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Hunger and Work Strike Launched at Tacoma Detention Center

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The post Hunger and Work Strike Launched at Tacoma Detention Center appeared first on It's Going Down.

Between 120-150 people detained at the Northwest Immigrant Detention Center in Tacoma, Washington, have launched a hunger strike and work stoppage. The facility has been the site of ongoing strikes, encampments, and protests.

Supporting the strikers is the group Northwest Detention Center Resistance (NWDC Resistance), which includes Maru Mora, a longtime anti-deportation organizer who spoke with IGD on our podcast back in May of 2017. Currently, Maru also faces the threat of deportation herself, after being targeted by ICE for her long time organizing. 

According to the Northwest Detention Center Resistance Facebook page:

Tacoma, WA – At least 120 detained migrants in four units at the Northwest Detention Center (NWDC) have begun a hunger strike to protest the abuses they face inside the facility, which is owned and operated by GEO Group, a private prison company, for Immigration and Customs Enforcement. The strike comes at the heels of a work stoppage on Wednesday February 7th by detained people who work in the kitchen and just days after NWDC Resistance held a People’s Tribunal in front of the NWDC.

Leaders of the strike report continued inhumane conditions and abuse at NWDC. Strikers are demanding GEO Group provide edible, nutritious food and emphasized the egregiousness of GEO’s practices by saying “food has gotten so bad it makes people sick. Food served in the hole [solitary confinement] is hardly enough, as we received smaller portions than people in general population.” The use of isolation, particularly as a form of retaliation, is a prevalent issue at NWDC. Strikers have also reported that GEO guards constantly search the beds and units of detained people without reason nor explanation and demand an end to these searches.

In addition, strikers demand ICE provide fair hearings and lower bonds, particularly in light of recent bond amounts as high as $35,000. This contributes to ICE’s practices of indefinite and prolonged detention, as do excessively long delays in carrying out deportation orders. Together, these have the effect of keeping people incarcerated and growing GEO’s profits.

Lastly, strikers delivered a message of resistance and called on others to join their efforts, “We are used to retaliation and intimidation, we are placed in the hole constantly, but no more! We need everyone to join us and stop working!”

NWDC Resistance activists and allies will mobilize to support strikers at the Northwest Detention Center. For live updates on the strike, visit https://www.facebook.com/NWDCResistance/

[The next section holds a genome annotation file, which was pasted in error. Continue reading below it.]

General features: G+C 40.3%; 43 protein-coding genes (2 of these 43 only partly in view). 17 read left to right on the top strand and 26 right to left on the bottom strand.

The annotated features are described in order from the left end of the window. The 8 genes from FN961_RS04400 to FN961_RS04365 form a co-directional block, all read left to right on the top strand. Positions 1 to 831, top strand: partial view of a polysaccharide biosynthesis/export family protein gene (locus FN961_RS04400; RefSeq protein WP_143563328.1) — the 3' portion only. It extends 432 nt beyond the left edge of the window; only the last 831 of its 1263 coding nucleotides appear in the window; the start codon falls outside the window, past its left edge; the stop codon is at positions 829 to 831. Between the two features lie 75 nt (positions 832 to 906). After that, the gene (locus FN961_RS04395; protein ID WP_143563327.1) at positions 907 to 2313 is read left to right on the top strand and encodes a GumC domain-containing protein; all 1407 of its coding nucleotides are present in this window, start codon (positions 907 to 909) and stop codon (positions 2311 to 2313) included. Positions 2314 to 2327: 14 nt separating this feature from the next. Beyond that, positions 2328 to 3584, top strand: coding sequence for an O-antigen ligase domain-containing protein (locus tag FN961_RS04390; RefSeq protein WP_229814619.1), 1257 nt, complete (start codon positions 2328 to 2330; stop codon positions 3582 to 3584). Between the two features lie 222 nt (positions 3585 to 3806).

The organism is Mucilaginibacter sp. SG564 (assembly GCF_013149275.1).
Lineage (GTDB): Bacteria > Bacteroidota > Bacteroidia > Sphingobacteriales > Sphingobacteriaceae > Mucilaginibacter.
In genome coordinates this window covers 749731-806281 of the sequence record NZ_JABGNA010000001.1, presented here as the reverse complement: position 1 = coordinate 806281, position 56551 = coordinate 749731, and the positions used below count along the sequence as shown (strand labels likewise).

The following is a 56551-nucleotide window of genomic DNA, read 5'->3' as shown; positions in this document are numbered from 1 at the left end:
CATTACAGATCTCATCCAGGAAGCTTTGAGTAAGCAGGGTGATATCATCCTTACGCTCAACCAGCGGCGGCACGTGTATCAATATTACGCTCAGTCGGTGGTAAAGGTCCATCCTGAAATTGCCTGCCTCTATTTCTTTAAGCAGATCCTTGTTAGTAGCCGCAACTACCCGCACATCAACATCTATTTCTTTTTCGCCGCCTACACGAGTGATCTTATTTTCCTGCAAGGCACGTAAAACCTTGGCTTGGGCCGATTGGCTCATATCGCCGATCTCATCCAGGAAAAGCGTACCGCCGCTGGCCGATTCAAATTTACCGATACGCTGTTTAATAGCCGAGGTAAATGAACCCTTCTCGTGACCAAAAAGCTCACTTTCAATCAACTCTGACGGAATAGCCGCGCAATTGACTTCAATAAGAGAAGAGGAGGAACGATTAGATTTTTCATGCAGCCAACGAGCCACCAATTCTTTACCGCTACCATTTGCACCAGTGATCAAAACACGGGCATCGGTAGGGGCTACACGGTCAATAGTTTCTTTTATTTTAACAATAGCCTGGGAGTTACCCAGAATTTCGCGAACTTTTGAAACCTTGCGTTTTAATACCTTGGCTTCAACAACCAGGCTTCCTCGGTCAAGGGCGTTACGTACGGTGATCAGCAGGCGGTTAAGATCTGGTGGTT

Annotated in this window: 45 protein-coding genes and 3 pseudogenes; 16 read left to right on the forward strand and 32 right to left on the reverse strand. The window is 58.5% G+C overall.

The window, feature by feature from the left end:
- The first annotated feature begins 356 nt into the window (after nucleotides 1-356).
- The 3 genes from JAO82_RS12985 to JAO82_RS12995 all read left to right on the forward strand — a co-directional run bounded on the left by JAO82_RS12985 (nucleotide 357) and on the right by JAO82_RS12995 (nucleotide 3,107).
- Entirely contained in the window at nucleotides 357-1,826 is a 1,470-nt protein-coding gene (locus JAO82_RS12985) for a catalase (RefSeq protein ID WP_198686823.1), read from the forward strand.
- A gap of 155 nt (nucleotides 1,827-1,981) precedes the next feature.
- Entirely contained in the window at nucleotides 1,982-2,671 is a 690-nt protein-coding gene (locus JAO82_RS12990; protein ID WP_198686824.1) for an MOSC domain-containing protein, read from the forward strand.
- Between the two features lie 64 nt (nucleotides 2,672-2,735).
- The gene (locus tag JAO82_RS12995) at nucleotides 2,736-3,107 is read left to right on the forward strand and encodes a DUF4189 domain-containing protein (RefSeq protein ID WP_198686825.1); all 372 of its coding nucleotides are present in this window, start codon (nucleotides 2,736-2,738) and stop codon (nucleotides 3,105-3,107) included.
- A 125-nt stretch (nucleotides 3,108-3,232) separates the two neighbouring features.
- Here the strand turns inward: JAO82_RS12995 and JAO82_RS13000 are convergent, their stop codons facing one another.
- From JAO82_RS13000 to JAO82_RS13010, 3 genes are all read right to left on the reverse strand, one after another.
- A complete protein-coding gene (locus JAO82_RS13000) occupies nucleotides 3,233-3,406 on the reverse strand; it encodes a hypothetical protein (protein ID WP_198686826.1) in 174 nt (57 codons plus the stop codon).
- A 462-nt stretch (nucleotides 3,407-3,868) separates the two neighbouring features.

&

Love from NWDC update on hunger strike

Posted by NWDC Resistance/Resistencia al NWDC on Friday, February 9, 2018

On February 9th in the afternoon, a video update was published by NWDC Resistance on their Facebook page, documenting that another unit of detainees has joined the hunger strike and work stoppage. NWDC Resistance organizers say that strikers have already faced repercussions for engaging in the strike, and report that two people have been beaten up by GEO Group guards.

NWDC Resistance organizers also report that more units are set to join the strike in the coming days. NWDC Resistance is calling on supporters to rally outside of the Tacoma Immigrant Detention Facility on Sunday, February 11th. More info can be found here.

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An Interview with Christopher Schwarz, Part 2: The Anarchist Toolmaker

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It's 1996, it's nighttime and Christopher Schwarz is underneath an office desk in Frankfort, Kentucky, sleeping. With both a Bachelors and a Masters in journalism and a few years of work experience, Schwarz is struggling to get his local newspaper startup off of the ground, and the workload demands overnight stays at the office.

Fast-forward to 2017 and Schwarz is underneath a Roman workbench, wide awake, inside the Saalburg, a reconstructed Roman fort outside of Frankfurt, Germany. "I spent a lot of time under that bench with a flashlight," Schwarz recounts. He was studying the workbench's construction for an upcoming book. The Frankfort paper hadn't worked out, but Schwarz had achieved his goal of becoming a publisher with the formation of Lost Art Press.

Launching Lost Art Press and a tool manufacturing company, which we'll get to in a moment, required more than finding the right piece of furniture to lie down under; in the gap between Frankfort and Frankfurt, Schwarz generated 21 years' worth of content for Popular Woodworking, wrote nine books, taught classes at sixteen schools in five countries and appeared in countless videos produced by himself, PW, Lie-Nielsen Toolworks, ShopWoodworking.com and others.

Schwarz has not only wielded a lot of tools in that time but, partly inspired by the "frustration at the bench" he described in Part 1 of this interview, also applied his journalistic training to learn about how tools are made. He put this knowledge into practice in 2015, when he and a couple of friends launched their manufacturing venture, Crucible Tool, whose mission is "To make good tools that we honestly need."

"We don't make precious things for collectors," the Crucible Tool mission statement explains. "There are no serial numbers or limited edition this or that. And we don't make tools that someone else already makes really well.

"Instead, we make tools that have been overlooked or desperately need to be improved or refined."